The Rio Olympics ended months ago, however, we can still use the games to represent the “gold ceiling” that women are subject to when it comes to athletic ability. It’s hard to find women competing at the same level as men in several sports. Tennis seems to be the big exception to that, but there is still sexism present in that sport which I will discuss shortly. A Wall Street Journal article (linked above) describes how women cannot compete in certain events because they are not men. The best example is Katie Ledecky, the gold medalist swimmer.

A Wall Street Journal article (linked above) describes how women cannot compete in certain events because they are not men. The best example is Katie Ledecky, the gold medalist swimmer. Though Ledecky is faster than other swimmers in the 1500-meter swim, she is not allowed to race in that event since women are not included in that race. The longest race for women is 800 meters while men can race the 1500 meters. Sports, including the Olympics, should not be divided by sex, it should be divided by ability.

Another swimmer, Katinka Hosszu, was also misrepresented and outshined by her husband/coach. Hosszu made monumental accomplishments during the Rio Olympics. She set world records and won several gold medals. However, each of her victories was credited to her husband/coach when reported in the media.  This Odyssey article makes strong points about how women in sports are clearly undervalued while men are simply given full credit. When compared, reporting of sports coverage for men is simply that, coverage. However, reports on women focus on their “sexuality instead of their skill.” Why does it matter what makeup a female athlete is wearing when a male athlete is only asked about his career?

Like I said above, tennis is not excluded from this sexist representation. BBC interviewer,  John Inverdale provides multiple examples of how every sport can be sexist. After Andy Murray won a gold medal for the second time in a row in men’s singles, Inverdale congratulates him. Inverdale is quoted as saying: “You’re the first person ever to win two Olympic tennis gold medals. That’s an extraordinary feat, isn’t it?” But Murray isn’t actually the first, and Murray points out the interviewer’s flaw. Actually, the Williams sisters (*female athletes) have won four gold medals. But this interviewer didn’t care to think about the accomplishments of women.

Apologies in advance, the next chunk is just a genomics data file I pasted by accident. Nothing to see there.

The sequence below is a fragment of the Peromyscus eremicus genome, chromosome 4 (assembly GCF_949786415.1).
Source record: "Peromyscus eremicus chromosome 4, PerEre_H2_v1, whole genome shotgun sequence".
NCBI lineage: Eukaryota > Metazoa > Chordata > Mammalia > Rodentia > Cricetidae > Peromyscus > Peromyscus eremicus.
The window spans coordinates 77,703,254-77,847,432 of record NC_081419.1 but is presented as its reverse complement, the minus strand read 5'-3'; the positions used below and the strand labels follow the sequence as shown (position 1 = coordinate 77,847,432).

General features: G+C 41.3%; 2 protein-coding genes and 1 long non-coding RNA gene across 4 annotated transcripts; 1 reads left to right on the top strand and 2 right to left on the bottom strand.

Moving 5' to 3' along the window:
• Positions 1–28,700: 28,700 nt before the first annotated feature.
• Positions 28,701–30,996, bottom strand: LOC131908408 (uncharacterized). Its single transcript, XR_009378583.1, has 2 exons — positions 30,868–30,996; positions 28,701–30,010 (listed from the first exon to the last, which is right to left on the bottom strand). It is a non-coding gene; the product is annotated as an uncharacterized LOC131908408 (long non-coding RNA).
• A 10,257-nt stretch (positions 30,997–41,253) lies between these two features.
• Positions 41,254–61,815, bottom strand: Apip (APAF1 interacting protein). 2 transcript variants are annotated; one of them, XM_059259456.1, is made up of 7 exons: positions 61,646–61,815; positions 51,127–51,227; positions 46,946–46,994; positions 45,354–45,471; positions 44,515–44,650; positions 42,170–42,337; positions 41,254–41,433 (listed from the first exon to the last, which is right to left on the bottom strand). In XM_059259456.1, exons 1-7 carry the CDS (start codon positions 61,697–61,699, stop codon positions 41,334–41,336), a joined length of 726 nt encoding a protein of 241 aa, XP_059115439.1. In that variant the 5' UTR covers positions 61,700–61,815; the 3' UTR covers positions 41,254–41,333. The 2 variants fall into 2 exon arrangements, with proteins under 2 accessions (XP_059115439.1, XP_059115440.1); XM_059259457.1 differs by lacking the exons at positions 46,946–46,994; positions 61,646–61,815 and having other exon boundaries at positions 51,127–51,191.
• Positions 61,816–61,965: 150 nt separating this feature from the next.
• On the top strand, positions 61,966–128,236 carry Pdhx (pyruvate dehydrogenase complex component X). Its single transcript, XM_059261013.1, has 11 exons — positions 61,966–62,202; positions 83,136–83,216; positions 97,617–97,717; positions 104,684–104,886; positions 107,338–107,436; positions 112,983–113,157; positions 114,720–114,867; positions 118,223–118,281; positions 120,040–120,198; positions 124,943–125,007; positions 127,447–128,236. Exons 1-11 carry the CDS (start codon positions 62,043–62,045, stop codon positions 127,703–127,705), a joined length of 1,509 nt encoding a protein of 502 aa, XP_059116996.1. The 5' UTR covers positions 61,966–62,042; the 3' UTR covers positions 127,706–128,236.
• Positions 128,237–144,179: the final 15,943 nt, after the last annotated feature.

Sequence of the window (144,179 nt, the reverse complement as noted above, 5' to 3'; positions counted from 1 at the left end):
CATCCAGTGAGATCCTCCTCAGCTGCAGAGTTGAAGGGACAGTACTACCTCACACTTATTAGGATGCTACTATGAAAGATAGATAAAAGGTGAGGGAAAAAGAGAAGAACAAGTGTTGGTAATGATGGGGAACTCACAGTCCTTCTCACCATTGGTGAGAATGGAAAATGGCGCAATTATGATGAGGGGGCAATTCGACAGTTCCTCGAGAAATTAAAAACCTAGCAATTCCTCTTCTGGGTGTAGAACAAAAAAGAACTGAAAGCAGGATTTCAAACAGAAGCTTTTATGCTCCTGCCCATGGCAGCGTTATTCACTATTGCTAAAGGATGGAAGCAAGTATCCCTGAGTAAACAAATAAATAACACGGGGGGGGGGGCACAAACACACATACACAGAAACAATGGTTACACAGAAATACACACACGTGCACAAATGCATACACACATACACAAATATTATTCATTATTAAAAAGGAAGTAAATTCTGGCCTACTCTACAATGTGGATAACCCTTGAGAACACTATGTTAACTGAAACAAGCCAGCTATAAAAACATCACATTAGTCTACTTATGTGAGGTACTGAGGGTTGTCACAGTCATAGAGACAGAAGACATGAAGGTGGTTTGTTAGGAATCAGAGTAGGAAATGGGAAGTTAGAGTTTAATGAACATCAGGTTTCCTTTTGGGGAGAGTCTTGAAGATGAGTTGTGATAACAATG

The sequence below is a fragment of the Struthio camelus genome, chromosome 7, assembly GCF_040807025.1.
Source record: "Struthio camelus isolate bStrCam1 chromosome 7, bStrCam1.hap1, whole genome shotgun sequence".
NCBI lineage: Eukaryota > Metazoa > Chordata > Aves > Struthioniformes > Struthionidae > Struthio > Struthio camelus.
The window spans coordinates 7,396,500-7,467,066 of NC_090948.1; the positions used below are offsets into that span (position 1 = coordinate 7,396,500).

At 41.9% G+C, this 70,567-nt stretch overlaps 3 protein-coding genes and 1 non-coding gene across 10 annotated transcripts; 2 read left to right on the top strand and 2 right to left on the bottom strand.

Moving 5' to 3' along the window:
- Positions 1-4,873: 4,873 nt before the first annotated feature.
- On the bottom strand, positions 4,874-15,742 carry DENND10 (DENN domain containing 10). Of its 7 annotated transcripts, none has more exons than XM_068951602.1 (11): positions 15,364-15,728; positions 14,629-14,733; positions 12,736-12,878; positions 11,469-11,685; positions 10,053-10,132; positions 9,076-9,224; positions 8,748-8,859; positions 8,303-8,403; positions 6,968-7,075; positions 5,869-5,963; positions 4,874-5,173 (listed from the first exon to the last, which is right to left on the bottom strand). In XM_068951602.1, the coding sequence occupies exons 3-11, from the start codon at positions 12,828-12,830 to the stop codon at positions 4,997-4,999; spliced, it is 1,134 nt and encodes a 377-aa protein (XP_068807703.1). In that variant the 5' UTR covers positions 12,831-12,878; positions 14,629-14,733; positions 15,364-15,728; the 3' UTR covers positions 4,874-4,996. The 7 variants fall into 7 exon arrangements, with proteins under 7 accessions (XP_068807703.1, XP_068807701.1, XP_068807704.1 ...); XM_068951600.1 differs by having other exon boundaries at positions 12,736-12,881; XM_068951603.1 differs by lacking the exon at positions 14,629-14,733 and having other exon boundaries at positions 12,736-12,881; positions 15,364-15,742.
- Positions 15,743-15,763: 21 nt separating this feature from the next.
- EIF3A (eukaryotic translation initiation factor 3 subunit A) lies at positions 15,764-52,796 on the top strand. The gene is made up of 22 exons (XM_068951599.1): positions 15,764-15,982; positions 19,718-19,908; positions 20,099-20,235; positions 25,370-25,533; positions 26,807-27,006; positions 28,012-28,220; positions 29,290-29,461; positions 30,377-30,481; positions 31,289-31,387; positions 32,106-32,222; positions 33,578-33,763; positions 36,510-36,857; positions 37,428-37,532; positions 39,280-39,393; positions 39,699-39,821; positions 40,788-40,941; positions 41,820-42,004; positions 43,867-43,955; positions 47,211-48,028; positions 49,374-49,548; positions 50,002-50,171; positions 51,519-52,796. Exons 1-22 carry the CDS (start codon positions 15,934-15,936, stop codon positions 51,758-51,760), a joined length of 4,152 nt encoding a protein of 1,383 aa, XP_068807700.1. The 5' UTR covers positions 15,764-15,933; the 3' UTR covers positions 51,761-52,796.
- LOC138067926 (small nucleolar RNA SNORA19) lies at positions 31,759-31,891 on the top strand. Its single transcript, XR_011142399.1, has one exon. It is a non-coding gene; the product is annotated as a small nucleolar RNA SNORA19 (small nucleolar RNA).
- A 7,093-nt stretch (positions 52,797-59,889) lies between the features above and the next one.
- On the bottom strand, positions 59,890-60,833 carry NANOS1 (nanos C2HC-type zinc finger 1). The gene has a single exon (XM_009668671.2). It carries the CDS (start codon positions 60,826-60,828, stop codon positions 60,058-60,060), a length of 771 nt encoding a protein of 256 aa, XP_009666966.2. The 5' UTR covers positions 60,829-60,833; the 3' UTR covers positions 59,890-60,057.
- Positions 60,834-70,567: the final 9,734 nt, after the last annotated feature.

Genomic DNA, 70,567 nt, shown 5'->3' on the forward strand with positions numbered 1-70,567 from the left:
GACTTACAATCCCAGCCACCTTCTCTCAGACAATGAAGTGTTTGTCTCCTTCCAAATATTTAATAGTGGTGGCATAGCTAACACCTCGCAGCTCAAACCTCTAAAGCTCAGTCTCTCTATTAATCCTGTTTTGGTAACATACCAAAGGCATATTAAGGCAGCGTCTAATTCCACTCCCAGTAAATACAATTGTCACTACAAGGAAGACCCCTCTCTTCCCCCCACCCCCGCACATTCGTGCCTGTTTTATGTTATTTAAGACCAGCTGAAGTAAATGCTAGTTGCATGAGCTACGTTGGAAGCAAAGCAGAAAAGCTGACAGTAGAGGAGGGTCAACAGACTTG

There are endless examples of women misrepresentation, especially throughout the Olympics. I only mentioned a couple of examples, though there are plenty more. Sexism is huge in the media and not only toward women. The LGBTQ community (and even men, really) are also heavily misrepresented at times. Why is gender so important when it comes to reporting information? Coverage shouldn’t be sexist, it should be factual and informative.

References:

Helliker, K., & Futterman, M. (2016, August 05). At the Rio Olympics, Women Athletes Bump Against a Gold Ceiling. Retrieved October 03, 2016, from http://www.wsj.com/articles/at-the-rio-olympics-women-athletes-bump-against-a-gold-ceiling-1470425132

Moxley, C. (2016, August 8). Misrepresentation of Olympic Proportions. Retrieved October 3, 2016, from https://www.theodysseyonline.com/misrepresentation-olympic-proportions

WATCH: Andy Murray Reminds Interviewer That Women Win Gold, Too. (2016, August 15). Retrieved October 03, 2016, from http://www.npr.org/sections/thetorch/2016/08/15/490056480/watch-andy-murray-reminds-interviewer-that-women-win-gold-too

 

 

Integrity is Everything

By: Sarah Copeland